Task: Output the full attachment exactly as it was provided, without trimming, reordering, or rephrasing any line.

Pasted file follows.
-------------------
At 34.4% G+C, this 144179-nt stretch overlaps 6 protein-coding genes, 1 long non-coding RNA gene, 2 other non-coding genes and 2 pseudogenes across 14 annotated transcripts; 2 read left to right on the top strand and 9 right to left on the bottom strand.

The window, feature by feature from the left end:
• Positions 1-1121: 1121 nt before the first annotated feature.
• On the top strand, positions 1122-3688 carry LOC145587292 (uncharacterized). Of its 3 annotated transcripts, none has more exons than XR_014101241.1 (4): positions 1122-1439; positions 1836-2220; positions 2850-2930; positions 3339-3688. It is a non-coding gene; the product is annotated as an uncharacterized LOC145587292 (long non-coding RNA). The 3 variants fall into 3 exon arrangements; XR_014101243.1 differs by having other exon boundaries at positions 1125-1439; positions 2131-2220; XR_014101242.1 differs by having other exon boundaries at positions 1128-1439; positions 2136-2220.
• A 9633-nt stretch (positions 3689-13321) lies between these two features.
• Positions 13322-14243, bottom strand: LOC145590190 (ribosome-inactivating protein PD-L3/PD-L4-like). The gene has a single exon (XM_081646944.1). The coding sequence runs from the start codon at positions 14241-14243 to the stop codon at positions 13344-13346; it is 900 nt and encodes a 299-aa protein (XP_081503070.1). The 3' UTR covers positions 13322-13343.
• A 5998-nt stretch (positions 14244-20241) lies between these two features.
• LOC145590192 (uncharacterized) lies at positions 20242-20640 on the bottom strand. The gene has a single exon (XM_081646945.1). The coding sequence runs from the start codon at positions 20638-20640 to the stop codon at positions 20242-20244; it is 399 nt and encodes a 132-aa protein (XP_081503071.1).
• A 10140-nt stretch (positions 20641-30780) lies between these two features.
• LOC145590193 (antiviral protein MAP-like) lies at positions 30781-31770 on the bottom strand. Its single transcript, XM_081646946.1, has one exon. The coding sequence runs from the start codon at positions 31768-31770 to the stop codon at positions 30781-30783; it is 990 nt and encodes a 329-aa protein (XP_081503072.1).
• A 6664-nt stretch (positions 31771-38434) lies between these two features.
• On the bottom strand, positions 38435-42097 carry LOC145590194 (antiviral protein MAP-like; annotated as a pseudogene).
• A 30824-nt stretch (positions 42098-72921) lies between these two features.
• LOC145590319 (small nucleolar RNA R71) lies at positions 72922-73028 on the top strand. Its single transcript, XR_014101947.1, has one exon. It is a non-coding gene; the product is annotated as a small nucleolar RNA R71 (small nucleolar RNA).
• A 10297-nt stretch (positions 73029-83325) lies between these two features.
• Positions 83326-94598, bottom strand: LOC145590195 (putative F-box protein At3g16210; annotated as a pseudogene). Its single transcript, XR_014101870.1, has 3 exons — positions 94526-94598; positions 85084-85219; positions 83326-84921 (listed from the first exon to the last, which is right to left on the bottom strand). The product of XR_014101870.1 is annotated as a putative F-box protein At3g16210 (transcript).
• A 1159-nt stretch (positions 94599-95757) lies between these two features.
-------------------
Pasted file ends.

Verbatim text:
At 34.4% G+C, this 144179-nt stretch overlaps 6 protein-coding genes, 1 long non-coding RNA gene, 2 other non-coding genes and 2 pseudogenes across 14 annotated transcripts; 2 read left to right on the top strand and 9 right to left on the bottom strand.

The window, feature by feature from the left end:
• Positions 1-1121: 1121 nt before the first annotated feature.
• On the top strand, positions 1122-3688 carry LOC145587292 (uncharacterized). Of its 3 annotated transcripts, none has more exons than XR_014101241.1 (4): positions 1122-1439; positions 1836-2220; positions 2850-2930; positions 3339-3688. It is a non-coding gene; the product is annotated as an uncharacterized LOC145587292 (long non-coding RNA). The 3 variants fall into 3 exon arrangements; XR_014101243.1 differs by having other exon boundaries at positions 1125-1439; positions 2131-2220; XR_014101242.1 differs by having other exon boundaries at positions 1128-1439; positions 2136-2220.
• A 9633-nt stretch (positions 3689-13321) lies between these two features.
• Positions 13322-14243, bottom strand: LOC145590190 (ribosome-inactivating protein PD-L3/PD-L4-like). The gene has a single exon (XM_081646944.1). The coding sequence runs from the start codon at positions 14241-14243 to the stop codon at positions 13344-13346; it is 900 nt and encodes a 299-aa protein (XP_081503070.1). The 3' UTR covers positions 13322-13343.
• A 5998-nt stretch (positions 14244-20241) lies between these two features.
• LOC145590192 (uncharacterized) lies at positions 20242-20640 on the bottom strand. The gene has a single exon (XM_081646945.1). The coding sequence runs from the start codon at positions 20638-20640 to the stop codon at positions 20242-20244; it is 399 nt and encodes a 132-aa protein (XP_081503071.1).
• A 10140-nt stretch (positions 20641-30780) lies between these two features.
• LOC145590193 (antiviral protein MAP-like) lies at positions 30781-31770 on the bottom strand. Its single transcript, XM_081646946.1, has one exon. The coding sequence runs from the start codon at positions 31768-31770 to the stop codon at positions 30781-30783; it is 990 nt and encodes a 329-aa protein (XP_081503072.1).
• A 6664-nt stretch (positions 31771-38434) lies between these two features.
• On the bottom strand, positions 38435-42097 carry LOC145590194 (antiviral protein MAP-like; annotated as a pseudogene).
• A 30824-nt stretch (positions 42098-72921) lies between these two features.
• LOC145590319 (small nucleolar RNA R71) lies at positions 72922-73028 on the top strand. Its single transcript, XR_014101947.1, has one exon. It is a non-coding gene; the product is annotated as a small nucleolar RNA R71 (small nucleolar RNA).
• A 10297-nt stretch (positions 73029-83325) lies between these two features.
• Positions 83326-94598, bottom strand: LOC145590195 (putative F-box protein At3g16210; annotated as a pseudogene). Its single transcript, XR_014101870.1, has 3 exons — positions 94526-94598; positions 85084-85219; positions 83326-84921 (listed from the first exon to the last, which is right to left on the bottom strand). The product of XR_014101870.1 is annotated as a putative F-box protein At3g16210 (transcript).
• A 1159-nt stretch (positions 94599-95757) lies between these two features.